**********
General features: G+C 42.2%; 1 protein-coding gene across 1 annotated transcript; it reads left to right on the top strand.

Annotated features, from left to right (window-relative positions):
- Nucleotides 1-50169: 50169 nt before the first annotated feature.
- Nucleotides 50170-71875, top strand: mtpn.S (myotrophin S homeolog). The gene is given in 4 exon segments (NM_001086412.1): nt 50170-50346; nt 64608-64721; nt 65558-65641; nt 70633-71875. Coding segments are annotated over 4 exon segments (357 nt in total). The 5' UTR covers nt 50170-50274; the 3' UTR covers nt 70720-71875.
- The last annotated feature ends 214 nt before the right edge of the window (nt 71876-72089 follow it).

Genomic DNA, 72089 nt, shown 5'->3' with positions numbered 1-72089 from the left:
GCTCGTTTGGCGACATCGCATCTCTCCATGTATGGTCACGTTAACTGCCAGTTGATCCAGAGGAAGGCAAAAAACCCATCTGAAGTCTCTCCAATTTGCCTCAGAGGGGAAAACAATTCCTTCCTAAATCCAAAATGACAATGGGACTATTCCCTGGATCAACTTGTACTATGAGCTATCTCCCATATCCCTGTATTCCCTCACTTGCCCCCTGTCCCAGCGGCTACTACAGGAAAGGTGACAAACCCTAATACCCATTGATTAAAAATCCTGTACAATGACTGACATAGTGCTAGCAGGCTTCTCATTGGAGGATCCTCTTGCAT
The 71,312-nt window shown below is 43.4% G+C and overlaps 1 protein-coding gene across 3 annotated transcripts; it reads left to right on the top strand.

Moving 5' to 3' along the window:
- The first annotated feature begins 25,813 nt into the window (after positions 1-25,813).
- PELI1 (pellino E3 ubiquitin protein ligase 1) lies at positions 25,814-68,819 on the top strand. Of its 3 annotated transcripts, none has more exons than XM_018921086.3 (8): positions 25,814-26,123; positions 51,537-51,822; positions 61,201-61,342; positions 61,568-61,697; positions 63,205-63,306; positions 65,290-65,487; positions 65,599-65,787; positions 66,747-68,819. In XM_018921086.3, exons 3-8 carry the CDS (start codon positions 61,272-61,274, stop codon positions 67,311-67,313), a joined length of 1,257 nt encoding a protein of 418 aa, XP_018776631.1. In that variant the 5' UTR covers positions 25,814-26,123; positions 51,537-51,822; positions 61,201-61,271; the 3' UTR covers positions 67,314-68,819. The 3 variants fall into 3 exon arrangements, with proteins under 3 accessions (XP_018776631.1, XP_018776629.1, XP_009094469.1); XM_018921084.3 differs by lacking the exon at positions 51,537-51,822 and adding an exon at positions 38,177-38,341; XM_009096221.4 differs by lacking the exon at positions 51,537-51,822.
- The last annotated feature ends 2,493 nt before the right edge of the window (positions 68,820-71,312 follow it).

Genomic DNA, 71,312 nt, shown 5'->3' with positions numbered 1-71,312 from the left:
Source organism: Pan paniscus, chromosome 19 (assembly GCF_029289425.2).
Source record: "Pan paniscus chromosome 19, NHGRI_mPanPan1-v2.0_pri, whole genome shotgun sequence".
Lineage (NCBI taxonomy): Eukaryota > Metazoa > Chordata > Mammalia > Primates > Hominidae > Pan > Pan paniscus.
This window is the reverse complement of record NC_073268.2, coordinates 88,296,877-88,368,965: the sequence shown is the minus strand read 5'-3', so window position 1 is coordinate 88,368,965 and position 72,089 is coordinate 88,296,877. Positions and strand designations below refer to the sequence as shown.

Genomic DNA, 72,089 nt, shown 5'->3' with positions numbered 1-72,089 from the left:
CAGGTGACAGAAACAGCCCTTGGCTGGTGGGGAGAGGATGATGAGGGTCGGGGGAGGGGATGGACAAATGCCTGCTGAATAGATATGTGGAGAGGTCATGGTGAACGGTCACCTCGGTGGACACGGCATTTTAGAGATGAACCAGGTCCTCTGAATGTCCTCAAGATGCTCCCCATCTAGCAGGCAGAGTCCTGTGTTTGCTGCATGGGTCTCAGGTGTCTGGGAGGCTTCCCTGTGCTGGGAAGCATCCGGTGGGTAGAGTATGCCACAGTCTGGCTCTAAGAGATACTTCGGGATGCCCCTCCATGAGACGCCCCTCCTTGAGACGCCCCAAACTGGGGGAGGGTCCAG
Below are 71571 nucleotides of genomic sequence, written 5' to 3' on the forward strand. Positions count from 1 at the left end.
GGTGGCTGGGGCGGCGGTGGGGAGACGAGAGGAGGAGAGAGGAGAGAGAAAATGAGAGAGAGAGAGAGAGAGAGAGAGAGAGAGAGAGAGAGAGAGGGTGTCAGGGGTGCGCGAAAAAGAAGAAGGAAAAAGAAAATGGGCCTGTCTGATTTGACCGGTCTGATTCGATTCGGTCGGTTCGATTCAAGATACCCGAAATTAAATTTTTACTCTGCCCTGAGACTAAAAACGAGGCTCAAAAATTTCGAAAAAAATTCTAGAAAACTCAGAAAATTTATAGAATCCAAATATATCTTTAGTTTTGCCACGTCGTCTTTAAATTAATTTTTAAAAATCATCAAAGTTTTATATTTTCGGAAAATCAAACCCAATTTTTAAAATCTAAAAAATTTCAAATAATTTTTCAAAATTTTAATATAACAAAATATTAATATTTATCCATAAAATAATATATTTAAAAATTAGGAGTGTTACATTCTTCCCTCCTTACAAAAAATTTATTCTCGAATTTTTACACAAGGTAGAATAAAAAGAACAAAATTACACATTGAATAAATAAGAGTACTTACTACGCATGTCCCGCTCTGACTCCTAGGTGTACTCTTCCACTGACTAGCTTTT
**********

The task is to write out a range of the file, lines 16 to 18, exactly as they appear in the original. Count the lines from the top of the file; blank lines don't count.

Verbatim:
Lineage (NCBI taxonomy): Eukaryota > Metazoa > Chordata > Mammalia > Primates > Hominidae > Pan > Pan paniscus.
This window is the reverse complement of record NC_073268.2, coordinates 88,296,877-88,368,965: the sequence shown is the minus strand read 5'-3', so window position 1 is coordinate 88,368,965 and position 72,089 is coordinate 88,296,877. Positions and strand designations below refer to the sequence as shown.

Genomic DNA, 72,089 nt, shown 5'->3' with positions numbered 1-72,089 from the left: